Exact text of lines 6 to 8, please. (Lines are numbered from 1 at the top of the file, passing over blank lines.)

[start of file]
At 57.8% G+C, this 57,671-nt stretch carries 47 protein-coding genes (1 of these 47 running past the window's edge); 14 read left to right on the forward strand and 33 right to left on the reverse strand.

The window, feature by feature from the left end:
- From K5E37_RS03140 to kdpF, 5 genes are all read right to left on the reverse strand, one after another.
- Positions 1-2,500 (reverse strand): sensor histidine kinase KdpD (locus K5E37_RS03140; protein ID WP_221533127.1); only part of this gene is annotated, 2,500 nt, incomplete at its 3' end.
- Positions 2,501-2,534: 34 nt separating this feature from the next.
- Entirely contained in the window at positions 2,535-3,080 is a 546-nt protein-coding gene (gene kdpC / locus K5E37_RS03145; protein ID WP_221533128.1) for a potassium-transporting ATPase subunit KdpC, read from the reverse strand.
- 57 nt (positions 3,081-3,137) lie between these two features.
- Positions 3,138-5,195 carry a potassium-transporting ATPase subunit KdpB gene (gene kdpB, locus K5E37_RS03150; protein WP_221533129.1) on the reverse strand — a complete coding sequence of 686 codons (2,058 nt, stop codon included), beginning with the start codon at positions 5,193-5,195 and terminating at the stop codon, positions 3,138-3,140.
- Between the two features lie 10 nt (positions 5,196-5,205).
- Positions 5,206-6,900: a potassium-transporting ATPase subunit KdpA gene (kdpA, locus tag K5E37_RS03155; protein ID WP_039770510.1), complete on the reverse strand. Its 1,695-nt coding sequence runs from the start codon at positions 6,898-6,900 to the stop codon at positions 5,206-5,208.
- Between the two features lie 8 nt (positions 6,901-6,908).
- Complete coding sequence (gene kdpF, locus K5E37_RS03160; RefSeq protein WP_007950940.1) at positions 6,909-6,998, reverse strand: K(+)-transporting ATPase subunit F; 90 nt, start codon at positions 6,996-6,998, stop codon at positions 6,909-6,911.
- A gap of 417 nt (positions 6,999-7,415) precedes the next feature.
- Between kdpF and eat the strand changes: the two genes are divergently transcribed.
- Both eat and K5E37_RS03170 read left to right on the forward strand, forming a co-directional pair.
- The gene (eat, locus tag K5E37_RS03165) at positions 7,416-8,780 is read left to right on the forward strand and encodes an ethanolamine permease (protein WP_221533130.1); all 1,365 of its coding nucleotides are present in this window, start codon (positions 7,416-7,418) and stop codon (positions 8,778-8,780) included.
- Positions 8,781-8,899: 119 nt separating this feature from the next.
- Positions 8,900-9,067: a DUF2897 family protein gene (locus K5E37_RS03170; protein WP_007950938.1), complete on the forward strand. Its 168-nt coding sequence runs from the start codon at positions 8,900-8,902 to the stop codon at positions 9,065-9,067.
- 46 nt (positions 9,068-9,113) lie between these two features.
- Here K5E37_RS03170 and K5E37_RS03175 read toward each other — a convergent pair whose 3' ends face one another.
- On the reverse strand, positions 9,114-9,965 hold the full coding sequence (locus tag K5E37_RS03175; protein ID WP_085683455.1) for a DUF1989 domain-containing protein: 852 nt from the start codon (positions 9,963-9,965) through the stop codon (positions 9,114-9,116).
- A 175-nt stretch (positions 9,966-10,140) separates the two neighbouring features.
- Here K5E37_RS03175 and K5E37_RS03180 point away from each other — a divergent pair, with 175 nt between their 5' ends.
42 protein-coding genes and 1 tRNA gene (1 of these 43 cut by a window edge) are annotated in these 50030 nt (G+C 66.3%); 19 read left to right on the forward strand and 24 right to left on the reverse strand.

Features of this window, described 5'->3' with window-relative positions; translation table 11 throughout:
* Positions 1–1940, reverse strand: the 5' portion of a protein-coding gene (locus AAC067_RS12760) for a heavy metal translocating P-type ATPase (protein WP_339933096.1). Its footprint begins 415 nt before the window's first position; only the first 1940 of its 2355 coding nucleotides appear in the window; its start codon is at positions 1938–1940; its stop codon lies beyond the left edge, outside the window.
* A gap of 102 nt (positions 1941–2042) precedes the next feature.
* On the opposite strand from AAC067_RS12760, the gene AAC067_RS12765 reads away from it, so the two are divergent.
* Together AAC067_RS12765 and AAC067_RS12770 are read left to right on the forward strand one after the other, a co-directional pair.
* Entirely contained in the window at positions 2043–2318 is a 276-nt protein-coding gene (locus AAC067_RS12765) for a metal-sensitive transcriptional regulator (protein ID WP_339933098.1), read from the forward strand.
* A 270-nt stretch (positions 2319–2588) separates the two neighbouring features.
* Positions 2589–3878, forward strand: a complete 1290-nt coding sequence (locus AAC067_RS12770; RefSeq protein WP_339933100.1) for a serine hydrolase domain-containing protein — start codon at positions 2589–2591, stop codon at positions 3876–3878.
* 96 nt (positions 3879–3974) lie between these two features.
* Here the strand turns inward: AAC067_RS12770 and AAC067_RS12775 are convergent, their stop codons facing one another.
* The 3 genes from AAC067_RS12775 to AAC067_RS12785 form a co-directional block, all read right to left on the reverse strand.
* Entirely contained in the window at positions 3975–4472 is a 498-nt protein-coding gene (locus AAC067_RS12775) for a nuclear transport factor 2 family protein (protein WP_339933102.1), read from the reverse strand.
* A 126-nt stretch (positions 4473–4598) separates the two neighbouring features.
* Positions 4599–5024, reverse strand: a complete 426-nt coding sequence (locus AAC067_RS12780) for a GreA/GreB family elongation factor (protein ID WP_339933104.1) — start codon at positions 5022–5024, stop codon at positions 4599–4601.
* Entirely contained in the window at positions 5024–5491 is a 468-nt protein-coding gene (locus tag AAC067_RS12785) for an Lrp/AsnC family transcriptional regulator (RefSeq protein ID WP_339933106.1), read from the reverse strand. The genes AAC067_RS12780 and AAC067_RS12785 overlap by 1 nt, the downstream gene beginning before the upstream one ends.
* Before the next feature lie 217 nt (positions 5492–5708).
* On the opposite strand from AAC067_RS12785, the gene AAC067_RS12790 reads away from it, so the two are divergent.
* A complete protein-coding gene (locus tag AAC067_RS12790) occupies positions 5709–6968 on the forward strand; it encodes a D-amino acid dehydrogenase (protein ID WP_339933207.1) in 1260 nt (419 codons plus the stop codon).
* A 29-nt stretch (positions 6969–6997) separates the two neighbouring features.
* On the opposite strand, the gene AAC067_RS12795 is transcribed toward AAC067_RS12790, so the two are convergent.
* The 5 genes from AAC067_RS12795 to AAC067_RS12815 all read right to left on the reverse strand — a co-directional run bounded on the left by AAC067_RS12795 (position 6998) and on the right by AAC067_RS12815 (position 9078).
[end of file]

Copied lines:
- Entirely contained in the window at positions 2,535-3,080 is a 546-nt protein-coding gene (gene kdpC / locus K5E37_RS03145; protein ID WP_221533128.1) for a potassium-transporting ATPase subunit KdpC, read from the reverse strand.
- 57 nt (positions 3,081-3,137) lie between these two features.
- Positions 3,138-5,195 carry a potassium-transporting ATPase subunit KdpB gene (gene kdpB, locus K5E37_RS03150; protein WP_221533129.1) on the reverse strand — a complete coding sequence of 686 codons (2,058 nt, stop codon included), beginning with the start codon at positions 5,193-5,195 and terminating at the stop codon, positions 3,138-3,140.